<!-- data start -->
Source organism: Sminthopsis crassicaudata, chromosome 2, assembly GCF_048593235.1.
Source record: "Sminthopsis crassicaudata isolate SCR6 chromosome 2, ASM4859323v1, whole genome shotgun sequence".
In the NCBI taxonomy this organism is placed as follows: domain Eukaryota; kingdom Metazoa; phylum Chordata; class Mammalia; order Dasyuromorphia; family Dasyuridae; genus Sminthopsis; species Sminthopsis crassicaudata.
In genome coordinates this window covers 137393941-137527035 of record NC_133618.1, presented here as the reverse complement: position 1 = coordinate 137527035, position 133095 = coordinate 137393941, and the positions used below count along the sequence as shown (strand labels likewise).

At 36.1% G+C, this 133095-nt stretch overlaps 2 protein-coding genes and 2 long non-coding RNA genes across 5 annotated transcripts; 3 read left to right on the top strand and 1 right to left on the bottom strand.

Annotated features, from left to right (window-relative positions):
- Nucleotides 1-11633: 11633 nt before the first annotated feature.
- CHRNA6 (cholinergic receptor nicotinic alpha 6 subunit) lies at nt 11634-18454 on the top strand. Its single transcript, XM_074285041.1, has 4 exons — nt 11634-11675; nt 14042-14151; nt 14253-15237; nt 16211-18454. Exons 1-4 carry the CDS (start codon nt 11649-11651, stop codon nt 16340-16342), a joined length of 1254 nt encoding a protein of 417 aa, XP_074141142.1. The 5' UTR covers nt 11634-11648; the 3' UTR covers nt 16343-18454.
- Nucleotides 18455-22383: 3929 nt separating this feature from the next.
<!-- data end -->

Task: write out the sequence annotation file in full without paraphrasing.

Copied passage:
Source organism: Sminthopsis crassicaudata, chromosome 2, assembly GCF_048593235.1.
Source record: "Sminthopsis crassicaudata isolate SCR6 chromosome 2, ASM4859323v1, whole genome shotgun sequence".
In the NCBI taxonomy this organism is placed as follows: domain Eukaryota; kingdom Metazoa; phylum Chordata; class Mammalia; order Dasyuromorphia; family Dasyuridae; genus Sminthopsis; species Sminthopsis crassicaudata.
In genome coordinates this window covers 137393941-137527035 of record NC_133618.1, presented here as the reverse complement: position 1 = coordinate 137527035, position 133095 = coordinate 137393941, and the positions used below count along the sequence as shown (strand labels likewise).

At 36.1% G+C, this 133095-nt stretch overlaps 2 protein-coding genes and 2 long non-coding RNA genes across 5 annotated transcripts; 3 read left to right on the top strand and 1 right to left on the bottom strand.

Annotated features, from left to right (window-relative positions):
- Nucleotides 1-11633: 11633 nt before the first annotated feature.
- CHRNA6 (cholinergic receptor nicotinic alpha 6 subunit) lies at nt 11634-18454 on the top strand. Its single transcript, XM_074285041.1, has 4 exons — nt 11634-11675; nt 14042-14151; nt 14253-15237; nt 16211-18454. Exons 1-4 carry the CDS (start codon nt 11649-11651, stop codon nt 16340-16342), a joined length of 1254 nt encoding a protein of 417 aa, XP_074141142.1. The 5' UTR covers nt 11634-11648; the 3' UTR covers nt 16343-18454.
- Nucleotides 18455-22383: 3929 nt separating this feature from the next.